Anti-government protesters block the Francisco Fajardo highway in Caracas during a demonstration against Venezuelan President Nicolas Maduro on May 27, 2017. Demonstrations that got underway in late March have claimed the lives of 58 people, as opposition leaders seek to ramp up pressure on Venezuela’s leftist president, whose already-low popularity has cratered amid ongoing shortages of food and medicines, among other economic woes. / AFP PHOTO / JUAN BARRETO
Venezuelan President Nicolas Maduro on Sunday blamed opposition demonstrators for the killing of a retired military officer and called it a hate crime.
The slain 34-year-old retired National Guard lieutenant, who has yet to be identified, was beaten and shot to death by attackers Saturday night in the town of Cabudare in the western state of Lara, prosecutors said.
They did not link the man’s death to the wave of sometimes violent anti-government protests that have raged for 58 straight days, with a death toll that now stands at 59.
“It is a hate crime,” Maduro said on his weekly program on state-run VTV.
“He was attacked by a group of criminals, killers, violent demonstrators who beat him and then finished him off. Is this political opposition? It is criminal terrorism,” the president said.
The nationwide demonstrations kicked off in late March, with opposition leaders seeking the removal of Venezuela’s leftist president, whose already-low popularity has cratered amid severe shortages of food and medicines, among other economic woes.
The government also announced the death of a 20-year-old man injured in the abdomen during a protest Saturday in the city of Lecheria in the eastern state of Anzoategui. He belonged to a party led by a jailed opposition leader, Leopoldo Lopez.
News reports said the slain officer was taking photos during a memorial ceremony for someone who died during the protest wave. People interpreted this as spying and began attacking him.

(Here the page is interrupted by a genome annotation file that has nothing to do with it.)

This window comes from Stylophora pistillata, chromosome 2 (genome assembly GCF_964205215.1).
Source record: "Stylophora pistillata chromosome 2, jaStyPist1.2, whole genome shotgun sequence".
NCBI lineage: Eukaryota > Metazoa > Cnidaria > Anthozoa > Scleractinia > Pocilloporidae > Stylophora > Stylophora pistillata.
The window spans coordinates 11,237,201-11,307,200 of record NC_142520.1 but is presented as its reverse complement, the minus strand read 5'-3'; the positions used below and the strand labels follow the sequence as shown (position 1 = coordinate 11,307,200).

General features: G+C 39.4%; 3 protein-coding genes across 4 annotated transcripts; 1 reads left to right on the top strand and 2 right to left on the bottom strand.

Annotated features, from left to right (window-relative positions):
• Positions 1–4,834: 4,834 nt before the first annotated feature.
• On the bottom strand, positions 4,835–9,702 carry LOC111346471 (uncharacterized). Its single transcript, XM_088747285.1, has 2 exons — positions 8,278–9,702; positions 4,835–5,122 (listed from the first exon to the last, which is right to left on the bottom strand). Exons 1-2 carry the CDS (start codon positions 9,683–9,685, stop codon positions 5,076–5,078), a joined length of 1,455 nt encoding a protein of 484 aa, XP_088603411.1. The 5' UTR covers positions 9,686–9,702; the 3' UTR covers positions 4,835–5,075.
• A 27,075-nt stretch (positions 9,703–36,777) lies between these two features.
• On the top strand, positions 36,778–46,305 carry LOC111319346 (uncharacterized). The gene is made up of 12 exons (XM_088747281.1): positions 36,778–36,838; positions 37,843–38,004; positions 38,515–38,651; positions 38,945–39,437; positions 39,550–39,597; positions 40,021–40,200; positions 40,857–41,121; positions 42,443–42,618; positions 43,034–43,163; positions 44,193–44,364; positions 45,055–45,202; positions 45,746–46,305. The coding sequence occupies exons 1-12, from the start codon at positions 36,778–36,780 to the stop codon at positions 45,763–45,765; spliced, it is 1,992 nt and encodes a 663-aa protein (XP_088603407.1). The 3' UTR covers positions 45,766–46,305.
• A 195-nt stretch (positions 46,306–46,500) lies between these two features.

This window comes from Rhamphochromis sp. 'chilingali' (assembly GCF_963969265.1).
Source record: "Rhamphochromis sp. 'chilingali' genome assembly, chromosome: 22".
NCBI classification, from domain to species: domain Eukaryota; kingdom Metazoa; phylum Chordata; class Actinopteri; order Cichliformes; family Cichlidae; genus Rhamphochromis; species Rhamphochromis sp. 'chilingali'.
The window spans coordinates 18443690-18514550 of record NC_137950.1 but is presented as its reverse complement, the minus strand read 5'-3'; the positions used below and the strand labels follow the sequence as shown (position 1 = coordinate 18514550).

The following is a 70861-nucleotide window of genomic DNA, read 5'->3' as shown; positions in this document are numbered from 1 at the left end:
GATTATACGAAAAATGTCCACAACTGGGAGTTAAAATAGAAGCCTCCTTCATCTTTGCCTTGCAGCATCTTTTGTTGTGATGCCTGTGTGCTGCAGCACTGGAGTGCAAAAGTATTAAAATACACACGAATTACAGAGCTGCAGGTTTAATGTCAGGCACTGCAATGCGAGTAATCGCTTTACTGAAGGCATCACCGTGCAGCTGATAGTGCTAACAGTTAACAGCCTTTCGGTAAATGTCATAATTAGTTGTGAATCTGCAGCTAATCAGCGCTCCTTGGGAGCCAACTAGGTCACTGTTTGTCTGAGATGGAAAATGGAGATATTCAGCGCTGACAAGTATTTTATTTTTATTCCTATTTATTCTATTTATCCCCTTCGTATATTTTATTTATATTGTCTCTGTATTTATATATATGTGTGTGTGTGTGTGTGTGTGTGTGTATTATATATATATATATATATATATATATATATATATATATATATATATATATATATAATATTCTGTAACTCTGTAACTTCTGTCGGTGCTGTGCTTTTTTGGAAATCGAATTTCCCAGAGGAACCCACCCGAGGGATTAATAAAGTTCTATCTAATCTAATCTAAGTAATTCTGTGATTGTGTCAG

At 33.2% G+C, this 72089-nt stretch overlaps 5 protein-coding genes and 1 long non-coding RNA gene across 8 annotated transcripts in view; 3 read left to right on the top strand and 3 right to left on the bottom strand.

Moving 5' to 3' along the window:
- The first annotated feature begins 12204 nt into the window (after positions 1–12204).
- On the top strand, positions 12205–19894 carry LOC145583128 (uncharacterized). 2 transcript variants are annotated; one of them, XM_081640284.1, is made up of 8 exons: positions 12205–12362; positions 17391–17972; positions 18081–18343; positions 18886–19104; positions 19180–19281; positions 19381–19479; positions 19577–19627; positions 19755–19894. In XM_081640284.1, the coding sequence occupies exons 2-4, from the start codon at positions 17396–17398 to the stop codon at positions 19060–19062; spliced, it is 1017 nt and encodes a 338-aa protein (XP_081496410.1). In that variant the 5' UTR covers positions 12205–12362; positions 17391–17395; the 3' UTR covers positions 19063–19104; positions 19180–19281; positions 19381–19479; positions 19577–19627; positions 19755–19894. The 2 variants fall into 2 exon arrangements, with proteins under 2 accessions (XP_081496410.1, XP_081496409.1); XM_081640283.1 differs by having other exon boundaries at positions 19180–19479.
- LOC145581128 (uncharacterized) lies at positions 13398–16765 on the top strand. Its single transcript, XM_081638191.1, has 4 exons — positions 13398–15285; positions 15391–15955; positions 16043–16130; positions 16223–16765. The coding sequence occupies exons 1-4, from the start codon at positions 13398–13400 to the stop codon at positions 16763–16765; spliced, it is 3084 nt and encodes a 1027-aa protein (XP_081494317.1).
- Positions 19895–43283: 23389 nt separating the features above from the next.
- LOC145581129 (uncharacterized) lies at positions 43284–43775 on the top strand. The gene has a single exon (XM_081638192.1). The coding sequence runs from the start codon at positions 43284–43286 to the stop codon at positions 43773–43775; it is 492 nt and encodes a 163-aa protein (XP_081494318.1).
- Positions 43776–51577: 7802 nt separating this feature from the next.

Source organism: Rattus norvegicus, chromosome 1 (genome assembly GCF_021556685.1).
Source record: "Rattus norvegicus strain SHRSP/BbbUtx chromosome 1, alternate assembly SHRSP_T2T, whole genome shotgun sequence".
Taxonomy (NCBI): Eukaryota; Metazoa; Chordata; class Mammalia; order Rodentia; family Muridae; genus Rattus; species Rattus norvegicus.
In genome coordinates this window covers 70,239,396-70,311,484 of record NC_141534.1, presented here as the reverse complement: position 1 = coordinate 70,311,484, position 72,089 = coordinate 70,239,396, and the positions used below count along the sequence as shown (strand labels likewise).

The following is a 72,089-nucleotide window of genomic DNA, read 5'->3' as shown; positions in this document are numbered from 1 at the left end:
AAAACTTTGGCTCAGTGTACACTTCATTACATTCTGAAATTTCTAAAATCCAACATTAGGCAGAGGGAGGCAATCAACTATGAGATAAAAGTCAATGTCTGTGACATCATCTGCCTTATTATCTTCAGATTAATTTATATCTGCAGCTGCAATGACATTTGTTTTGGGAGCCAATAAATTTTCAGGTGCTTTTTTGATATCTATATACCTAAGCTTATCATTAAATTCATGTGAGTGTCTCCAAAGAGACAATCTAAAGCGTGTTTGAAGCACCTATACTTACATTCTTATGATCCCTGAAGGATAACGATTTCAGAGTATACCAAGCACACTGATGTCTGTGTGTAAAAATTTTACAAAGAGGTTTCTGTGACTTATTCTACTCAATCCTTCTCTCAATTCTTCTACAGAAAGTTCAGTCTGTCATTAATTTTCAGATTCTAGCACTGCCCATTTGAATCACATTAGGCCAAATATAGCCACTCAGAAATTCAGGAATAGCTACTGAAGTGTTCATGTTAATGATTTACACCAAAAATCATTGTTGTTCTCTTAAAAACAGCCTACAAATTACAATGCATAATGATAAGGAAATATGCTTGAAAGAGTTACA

Maduro said opposition leaders were complicit in the attack because they did not condemn it.
But opposition leaders on Saturday did in fact come out against the attack.
Freddy Guevara, deputy speaker of the National Assembly, the only government body in Venezuela that is controlled by the opposition, called it a lynching.
“Pain must not turn us into that which we are fighting,” Guevara wrote on Twitter.
The opposition said it would step up Monday’s street rallies aimed at denouncing Maduro’s plans to rewrite the constitution with a constituent assembly that sidesteps opposition parties.
This body will include members from social sectors such as farmers and workers that are seen as loyal to the president.
The opposition says the constituent assembly is a ploy by Maduro to avoid holding early elections as demanded by the opposition and cling to power.
“If we allow that fraud that they want to call a constituent assembly, Venezuela will be lost,” said Guevara, warning that pressure in the streets would grow.
“Let’s get ready for an escalation,” Guevara said. But he called on demonstrators to refrain from violence.
Voting for the assembly is scheduled to begin in July, according to Maduro.